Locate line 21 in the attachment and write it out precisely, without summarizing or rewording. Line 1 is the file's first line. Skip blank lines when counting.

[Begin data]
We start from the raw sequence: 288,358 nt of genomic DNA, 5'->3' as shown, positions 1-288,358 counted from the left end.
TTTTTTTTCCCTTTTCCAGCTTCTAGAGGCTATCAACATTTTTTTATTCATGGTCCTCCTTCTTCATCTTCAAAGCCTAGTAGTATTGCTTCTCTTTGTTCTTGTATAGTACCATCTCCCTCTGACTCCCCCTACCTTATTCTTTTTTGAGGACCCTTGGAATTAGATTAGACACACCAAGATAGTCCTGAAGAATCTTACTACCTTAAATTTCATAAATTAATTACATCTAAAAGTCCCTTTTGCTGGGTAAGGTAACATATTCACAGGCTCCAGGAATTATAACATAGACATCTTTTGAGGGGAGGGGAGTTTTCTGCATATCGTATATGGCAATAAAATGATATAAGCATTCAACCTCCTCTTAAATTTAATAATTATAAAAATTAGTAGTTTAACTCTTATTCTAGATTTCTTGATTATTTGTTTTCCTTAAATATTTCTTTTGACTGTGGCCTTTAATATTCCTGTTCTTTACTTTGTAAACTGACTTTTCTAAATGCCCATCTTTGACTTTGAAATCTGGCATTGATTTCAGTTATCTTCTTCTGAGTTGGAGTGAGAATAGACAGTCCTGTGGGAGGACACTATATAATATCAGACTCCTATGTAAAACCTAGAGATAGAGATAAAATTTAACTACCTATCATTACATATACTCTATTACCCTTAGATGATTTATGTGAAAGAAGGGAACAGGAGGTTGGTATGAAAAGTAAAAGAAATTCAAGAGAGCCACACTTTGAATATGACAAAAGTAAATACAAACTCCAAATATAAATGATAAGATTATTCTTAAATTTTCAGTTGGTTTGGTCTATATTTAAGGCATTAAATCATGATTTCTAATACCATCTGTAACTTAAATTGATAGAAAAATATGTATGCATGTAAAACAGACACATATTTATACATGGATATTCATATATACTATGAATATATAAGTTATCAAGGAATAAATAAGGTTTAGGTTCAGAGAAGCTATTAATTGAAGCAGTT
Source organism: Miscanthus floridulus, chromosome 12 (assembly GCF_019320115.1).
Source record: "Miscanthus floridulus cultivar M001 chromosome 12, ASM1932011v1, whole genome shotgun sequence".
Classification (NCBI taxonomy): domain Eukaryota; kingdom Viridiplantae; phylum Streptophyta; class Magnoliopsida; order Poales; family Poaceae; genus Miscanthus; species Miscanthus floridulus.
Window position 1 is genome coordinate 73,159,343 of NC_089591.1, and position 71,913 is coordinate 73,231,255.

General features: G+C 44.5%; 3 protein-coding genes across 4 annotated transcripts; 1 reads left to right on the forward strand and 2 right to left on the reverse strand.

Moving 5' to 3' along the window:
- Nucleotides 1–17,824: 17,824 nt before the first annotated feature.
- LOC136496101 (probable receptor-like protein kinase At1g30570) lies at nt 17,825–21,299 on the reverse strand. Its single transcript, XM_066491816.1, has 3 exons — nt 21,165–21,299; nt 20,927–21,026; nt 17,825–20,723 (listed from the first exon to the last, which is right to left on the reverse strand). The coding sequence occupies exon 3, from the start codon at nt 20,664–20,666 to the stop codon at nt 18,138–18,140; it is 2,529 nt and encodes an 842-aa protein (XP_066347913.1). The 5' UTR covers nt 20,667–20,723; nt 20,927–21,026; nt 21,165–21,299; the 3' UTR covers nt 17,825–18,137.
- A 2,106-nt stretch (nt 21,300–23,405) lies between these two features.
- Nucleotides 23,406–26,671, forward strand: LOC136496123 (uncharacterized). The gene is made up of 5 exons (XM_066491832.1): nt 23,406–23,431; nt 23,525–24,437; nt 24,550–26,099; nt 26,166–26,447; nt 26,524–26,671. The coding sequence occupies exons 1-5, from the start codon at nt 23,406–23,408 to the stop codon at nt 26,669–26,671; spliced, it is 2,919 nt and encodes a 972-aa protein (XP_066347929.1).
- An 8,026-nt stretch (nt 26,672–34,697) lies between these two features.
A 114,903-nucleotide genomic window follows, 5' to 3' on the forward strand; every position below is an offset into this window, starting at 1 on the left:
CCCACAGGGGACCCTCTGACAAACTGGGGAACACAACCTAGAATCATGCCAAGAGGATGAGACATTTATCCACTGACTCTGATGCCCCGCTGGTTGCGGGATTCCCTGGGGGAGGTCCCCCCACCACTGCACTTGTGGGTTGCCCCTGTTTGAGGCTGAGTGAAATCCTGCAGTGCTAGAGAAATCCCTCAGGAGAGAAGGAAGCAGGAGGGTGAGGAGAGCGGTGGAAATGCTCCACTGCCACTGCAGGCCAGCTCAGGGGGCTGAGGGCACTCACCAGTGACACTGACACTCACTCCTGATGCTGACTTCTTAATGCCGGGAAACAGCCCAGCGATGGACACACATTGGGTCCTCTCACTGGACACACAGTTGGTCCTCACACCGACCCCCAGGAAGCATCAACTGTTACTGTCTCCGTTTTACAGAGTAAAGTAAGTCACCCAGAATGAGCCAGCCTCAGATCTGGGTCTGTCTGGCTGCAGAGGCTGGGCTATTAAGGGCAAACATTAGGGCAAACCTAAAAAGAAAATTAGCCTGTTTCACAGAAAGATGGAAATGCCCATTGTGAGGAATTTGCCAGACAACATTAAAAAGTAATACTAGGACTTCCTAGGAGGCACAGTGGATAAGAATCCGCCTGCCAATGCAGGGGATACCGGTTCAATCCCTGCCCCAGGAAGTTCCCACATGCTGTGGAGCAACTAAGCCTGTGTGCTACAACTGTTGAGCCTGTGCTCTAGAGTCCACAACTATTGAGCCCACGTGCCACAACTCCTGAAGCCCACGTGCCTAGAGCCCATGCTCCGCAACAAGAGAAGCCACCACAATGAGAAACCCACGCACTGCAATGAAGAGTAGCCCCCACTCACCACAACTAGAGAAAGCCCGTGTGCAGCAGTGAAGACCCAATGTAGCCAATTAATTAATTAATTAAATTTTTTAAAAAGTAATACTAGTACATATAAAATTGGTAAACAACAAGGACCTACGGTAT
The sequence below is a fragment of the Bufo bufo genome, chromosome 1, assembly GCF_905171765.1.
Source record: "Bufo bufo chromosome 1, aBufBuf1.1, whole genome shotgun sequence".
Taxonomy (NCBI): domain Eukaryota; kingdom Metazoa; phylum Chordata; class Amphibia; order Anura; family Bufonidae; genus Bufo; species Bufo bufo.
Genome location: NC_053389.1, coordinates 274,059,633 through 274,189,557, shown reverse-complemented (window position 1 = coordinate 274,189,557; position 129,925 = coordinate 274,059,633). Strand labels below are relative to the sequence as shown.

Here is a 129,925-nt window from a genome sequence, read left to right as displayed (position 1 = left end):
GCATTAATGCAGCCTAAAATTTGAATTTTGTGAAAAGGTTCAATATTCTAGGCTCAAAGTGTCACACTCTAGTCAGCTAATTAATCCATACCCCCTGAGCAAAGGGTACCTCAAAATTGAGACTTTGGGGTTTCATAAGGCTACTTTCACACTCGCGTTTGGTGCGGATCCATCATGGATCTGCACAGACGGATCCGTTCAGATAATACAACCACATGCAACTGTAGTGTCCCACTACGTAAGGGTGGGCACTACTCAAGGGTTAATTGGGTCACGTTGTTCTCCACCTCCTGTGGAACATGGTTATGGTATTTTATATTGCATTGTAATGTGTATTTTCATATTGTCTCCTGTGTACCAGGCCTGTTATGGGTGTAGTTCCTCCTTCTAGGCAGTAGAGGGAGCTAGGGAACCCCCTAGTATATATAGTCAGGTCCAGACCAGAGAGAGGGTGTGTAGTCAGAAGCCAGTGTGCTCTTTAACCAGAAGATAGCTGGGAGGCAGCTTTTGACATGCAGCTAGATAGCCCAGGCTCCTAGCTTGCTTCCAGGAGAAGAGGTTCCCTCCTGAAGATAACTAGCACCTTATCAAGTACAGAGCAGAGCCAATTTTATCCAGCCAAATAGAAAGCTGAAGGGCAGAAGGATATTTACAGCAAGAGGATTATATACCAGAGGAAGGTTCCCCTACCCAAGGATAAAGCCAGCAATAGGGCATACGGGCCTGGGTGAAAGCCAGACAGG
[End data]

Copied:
GCATTAATGCAGCCTAAAATTTGAATTTTGTGAAAAGGTTCAATATTCTAGGCTCAAAGTGTCACACTCTAGTCAGCTAATTAATCCATACCCCCTGAGCAAAGGGTACCTCAAAATTGAGACTTTGGGGTTTCATAAGGCTACTTTCACACTCGCGTTTGGTGCGGATCCATCATGGATCTGCACAGACGGATCCGTTCAGATAATACAACCACATGCAACTGTAGTGTCCCACTACGTAAGGGTGGGCACTACTCAAGGGTTAATTGGGTCACGTTGTTCTCCACCTCCTGTGGAACATGGTTATGGTATTTTATATTGCATTGTAATGTGTATTTTCATATTGTCTCCTGTGTACCAGGCCTGTTATGGGTGTAGTTCCTCCTTCTAGGCAGTAGAGGGAGCTAGGGAACCCCCTAGTATATATAGTCAGGTCCAGACCAGAGAGAGGGTGTGTAGTCAGAAGCCAGTGTGCTCTTTAACCAGAAGATAGCTGGGAGGCAGCTTTTGACATGCAGCTAGATAGCCCAGGCTCCTAGCTTGCTTCCAGGAGAAGAGGTTCCCTCCTGAAGATAACTAGCACCTTATCAAGTACAGAGCAGAGCCAATTTTATCCAGCCAAATAGAAAGCTGAAGGGCAGAAGGATATTTACAGCAAGAGGATTATATACCAGAGGAAGGTTCCCCTACCCAAGGATAAAGCCAGCAATAGGGCATACGGGCCTGGGTGAAAGCCAGACAGG